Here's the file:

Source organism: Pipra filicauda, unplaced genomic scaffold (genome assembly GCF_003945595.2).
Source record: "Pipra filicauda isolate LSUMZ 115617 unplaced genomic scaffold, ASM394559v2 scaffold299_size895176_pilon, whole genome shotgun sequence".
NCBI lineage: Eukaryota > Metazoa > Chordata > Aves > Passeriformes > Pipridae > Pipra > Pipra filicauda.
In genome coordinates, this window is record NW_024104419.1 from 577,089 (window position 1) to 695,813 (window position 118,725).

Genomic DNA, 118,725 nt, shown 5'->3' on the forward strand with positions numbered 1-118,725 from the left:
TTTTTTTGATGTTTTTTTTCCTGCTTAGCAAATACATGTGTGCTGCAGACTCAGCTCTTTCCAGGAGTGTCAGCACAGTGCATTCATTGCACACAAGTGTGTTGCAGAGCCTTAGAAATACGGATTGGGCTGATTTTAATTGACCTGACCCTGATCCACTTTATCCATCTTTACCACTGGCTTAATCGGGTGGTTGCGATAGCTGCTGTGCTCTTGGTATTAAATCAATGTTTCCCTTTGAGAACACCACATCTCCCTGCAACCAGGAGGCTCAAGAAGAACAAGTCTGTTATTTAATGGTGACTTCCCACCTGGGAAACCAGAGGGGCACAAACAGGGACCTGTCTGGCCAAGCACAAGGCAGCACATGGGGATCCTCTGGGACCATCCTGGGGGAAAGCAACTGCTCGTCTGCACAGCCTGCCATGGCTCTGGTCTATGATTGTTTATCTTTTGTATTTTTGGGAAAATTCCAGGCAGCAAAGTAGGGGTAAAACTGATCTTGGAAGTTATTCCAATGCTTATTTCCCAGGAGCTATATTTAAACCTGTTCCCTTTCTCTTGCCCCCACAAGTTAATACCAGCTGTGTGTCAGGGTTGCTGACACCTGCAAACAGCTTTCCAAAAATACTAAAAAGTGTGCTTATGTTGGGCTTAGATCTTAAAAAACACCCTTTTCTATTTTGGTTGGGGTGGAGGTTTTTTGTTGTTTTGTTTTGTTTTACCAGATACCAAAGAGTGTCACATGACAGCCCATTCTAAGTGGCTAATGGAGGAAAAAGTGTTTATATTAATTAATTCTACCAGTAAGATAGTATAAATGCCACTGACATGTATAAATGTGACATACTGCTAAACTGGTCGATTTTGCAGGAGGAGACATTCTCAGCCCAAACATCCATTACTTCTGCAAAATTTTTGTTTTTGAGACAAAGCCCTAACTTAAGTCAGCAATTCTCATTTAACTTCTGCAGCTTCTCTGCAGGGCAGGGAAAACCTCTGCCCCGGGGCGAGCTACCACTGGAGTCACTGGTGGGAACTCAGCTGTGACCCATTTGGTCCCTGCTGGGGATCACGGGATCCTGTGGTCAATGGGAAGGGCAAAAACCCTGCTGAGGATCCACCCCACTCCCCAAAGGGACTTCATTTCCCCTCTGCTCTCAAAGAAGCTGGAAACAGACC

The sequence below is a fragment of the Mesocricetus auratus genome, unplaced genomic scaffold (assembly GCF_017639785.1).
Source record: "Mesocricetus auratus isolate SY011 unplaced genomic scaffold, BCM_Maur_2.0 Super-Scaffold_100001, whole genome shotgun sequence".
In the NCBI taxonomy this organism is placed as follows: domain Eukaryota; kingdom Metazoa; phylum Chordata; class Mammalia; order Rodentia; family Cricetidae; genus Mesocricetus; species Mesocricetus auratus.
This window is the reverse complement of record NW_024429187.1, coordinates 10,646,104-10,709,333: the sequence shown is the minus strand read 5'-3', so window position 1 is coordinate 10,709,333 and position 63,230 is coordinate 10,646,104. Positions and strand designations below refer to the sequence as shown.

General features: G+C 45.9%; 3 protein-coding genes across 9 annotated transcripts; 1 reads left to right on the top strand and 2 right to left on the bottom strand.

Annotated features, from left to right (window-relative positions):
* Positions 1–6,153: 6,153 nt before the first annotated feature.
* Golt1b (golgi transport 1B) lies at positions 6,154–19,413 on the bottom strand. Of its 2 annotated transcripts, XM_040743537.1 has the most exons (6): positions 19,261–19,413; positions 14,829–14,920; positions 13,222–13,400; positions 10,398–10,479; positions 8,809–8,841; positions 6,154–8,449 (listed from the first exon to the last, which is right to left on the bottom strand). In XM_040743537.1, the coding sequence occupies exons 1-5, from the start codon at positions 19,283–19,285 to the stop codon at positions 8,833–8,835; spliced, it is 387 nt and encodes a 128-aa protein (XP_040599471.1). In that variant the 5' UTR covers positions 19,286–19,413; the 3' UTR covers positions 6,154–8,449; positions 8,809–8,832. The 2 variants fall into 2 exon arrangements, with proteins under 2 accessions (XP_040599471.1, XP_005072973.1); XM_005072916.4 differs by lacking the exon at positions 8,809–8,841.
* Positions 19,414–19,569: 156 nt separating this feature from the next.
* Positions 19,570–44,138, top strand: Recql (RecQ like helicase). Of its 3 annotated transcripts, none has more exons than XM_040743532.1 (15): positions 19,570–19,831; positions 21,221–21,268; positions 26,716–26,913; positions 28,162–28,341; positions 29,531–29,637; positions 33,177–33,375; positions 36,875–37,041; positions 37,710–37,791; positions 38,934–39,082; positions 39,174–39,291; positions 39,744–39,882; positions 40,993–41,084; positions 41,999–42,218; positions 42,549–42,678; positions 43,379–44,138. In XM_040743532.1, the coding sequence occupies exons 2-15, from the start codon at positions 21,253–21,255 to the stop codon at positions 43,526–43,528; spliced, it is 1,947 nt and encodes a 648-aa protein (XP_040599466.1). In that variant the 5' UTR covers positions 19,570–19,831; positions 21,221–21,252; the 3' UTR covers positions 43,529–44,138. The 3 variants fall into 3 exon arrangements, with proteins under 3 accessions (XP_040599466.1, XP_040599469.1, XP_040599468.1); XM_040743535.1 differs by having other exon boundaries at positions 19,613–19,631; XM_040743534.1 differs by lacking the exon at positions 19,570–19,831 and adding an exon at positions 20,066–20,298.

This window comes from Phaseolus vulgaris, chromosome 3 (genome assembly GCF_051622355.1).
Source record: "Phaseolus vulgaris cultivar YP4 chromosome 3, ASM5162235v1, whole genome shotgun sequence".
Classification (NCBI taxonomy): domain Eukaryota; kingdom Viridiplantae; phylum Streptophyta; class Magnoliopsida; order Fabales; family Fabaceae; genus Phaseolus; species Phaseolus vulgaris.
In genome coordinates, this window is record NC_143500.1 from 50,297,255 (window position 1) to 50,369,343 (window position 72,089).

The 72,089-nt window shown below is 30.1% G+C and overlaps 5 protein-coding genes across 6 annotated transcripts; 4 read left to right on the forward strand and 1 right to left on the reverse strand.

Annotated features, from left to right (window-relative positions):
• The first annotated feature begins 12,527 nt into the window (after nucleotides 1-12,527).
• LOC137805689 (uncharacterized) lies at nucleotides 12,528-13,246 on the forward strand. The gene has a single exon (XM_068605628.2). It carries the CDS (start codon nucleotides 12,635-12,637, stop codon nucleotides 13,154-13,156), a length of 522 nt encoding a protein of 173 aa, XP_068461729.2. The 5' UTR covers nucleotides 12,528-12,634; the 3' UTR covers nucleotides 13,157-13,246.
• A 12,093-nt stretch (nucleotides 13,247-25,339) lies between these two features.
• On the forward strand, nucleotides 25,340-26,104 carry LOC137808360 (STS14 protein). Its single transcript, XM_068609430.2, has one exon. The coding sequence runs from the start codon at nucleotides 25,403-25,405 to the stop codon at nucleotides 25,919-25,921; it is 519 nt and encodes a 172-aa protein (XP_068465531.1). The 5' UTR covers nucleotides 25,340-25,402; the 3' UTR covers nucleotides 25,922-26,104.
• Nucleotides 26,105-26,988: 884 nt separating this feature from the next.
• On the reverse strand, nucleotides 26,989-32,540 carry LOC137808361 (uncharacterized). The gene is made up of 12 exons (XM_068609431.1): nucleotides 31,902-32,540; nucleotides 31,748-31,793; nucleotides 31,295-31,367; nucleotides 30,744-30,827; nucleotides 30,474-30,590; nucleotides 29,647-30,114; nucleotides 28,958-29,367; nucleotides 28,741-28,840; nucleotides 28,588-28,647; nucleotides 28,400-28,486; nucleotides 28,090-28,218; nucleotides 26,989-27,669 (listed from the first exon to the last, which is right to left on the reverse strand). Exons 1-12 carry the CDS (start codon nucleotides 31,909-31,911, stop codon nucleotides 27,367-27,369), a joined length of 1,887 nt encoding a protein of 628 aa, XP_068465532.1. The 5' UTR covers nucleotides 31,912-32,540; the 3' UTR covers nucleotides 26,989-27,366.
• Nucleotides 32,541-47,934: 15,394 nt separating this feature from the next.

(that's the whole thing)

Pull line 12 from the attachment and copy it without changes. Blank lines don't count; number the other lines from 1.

Annotated features, from left to right (window-relative positions):